The Newtown Pentacle

Altissima quaeque flumina minimo sono labi

country legends

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Thursday, and how I almost broke my neck.

– photo by Mitch Waxman

Maspeth is quite hilly. I’ve always opined that walking up 69th street, leading up from Queens Blvd. to Borden Avenue, is not unlike visiting one of the Mayan pyramids and that there should be similarly be a chain laid down on the sidewalk to grab onto and aid you in climbing the ascent. The reason behind this steep elevation is geological, as the terminal moraine of Long Island’s western extent begins in Maspeth (at Mt. Olivette cemetery) whereas the lower declination closer to the East River are a sort of glacial mud puddle. When you’re in a boat on Newtown Creek, you can easily visualize the ridge which gives Ridgewood its name, and see the geologic “soup bowl.” In the shot above, you can discern the radical change in elevation of Maspeth which is encountered in just one city block, an ascent of something like three building stories of height.

While walking down this hill, I slipped on a chunk of metal, while holding the camera tripod in front of me in a posture not unlike that of carrying a rifle. I found myself propelled forward head first, and rather than try to fight gravity, my instinctual response was instead to sprint into the fall. Running allowed me to regain my balance, which was lucky. If I hadn’t saved myself here, it would have been a tooth breaking face plant on the sidewalk, and my torso would have smashed the camera and tripod into the pavement. As it is, it took me running all the way to that utility pole in the shot above before I regained proper walking balance. It was actually quite comical.

Gravity and momentum, they affect us all, bro.

– photo by Mitch Waxman

Luckily, I managed to pull a muscle in my back and the act of locking up my abdomen and chest to maintain an erect running posture caused my neck and shoulders to cramp up, but that’s what it’s like being in your early 50’s. These are also the sort of banal adventures which an intrepid urban explorer encounters while walking around on anything but flood planes. In my defense, neighborhoods in my county of origin had names like “Flatlands” and “Flatbush.”

I expect that there’s some security guy who had a good laugh watching the cctv footage of this particular moment the next morning. The word you’re looking for is “klutz.”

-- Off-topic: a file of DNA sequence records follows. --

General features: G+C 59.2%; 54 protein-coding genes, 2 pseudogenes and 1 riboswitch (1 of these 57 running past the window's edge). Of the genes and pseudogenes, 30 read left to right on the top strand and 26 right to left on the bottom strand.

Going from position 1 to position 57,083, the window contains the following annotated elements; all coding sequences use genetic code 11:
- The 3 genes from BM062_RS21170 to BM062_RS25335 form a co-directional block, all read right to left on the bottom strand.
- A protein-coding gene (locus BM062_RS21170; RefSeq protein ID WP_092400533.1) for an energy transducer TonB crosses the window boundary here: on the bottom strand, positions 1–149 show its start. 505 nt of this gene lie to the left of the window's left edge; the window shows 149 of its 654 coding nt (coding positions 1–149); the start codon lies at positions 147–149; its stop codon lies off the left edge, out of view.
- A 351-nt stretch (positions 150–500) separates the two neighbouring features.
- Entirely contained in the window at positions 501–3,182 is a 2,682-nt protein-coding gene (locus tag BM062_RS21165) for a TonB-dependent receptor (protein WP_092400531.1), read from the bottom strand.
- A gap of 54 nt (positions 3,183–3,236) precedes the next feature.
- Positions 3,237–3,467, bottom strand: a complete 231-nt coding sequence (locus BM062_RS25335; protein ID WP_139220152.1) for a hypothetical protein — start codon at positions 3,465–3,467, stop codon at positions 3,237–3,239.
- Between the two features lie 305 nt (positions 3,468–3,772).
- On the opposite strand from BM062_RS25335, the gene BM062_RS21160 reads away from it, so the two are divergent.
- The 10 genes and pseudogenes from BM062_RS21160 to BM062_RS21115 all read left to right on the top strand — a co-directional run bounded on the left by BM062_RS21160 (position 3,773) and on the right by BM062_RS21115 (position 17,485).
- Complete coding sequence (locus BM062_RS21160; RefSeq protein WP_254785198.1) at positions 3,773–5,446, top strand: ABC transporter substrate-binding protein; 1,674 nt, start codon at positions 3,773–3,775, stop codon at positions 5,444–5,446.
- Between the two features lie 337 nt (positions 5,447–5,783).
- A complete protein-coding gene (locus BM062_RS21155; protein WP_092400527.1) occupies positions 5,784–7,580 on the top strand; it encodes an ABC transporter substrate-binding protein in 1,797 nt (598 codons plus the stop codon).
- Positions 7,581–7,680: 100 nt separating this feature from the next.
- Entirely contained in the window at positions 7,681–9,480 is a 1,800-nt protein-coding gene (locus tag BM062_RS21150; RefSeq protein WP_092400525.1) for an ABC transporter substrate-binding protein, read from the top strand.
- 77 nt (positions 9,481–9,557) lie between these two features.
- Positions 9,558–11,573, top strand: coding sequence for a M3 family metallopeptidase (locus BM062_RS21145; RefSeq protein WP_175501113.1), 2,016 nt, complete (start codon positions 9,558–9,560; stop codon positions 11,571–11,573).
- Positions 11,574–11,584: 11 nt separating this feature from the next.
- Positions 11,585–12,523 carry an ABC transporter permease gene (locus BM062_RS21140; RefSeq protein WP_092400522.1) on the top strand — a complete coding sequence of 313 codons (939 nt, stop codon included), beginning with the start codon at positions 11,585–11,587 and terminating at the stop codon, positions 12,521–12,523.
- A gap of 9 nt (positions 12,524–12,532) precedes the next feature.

– photo by Mitch Waxman

Back to those “corridors” mentioned yesterday, one set out for hq along the 43rd street/Laurel Hill Blvd. corridor. This entails a fairly terrifying walk along a sidewalk which barely has a curb and which adjoins the onramp of the Brooklyn Queens Expressway leading onto the Kosciuszcko Bridge. Tire tracks left behind by automobiles and trucks on this sidewalk provide efficacy of the commitment to street safety which is offered by the NYC DOT.

I plan on calling Thrive NYC to discuss my worries about all of this. Chirlane will know what I should think.

Note: I’m writing this and several of the posts you’re going to see for the next week at the beginning of the week of Monday, January 18th. My plan is to continue doing my solo photo walks around LIC and the Newtown Creek in the dead of night as long as that’s feasible. If you continue to see regular updates here, that means everything is kosher as far as health and well being. If the blog stops updating, it means that things have gone badly for a humble narrator.

“follow” me on Twitter- @newtownpentacle

Buy a book!

In the Shadows at Newtown Creek,” an 88 page softcover 8.5×11 magazine format photo book by Mitch Waxman, is now on sale at for $30.

Written by Mitch Waxman

January 21, 2021 at 11:00 am

One Response

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  1. I used to live in Laurel Hill before the LIE expanded n 1960s. We old sled down schoolyard hill with my dad directing traffic below. So awesome to hear Laurel Hill still exists


    January 21, 2021 at 2:09 pm

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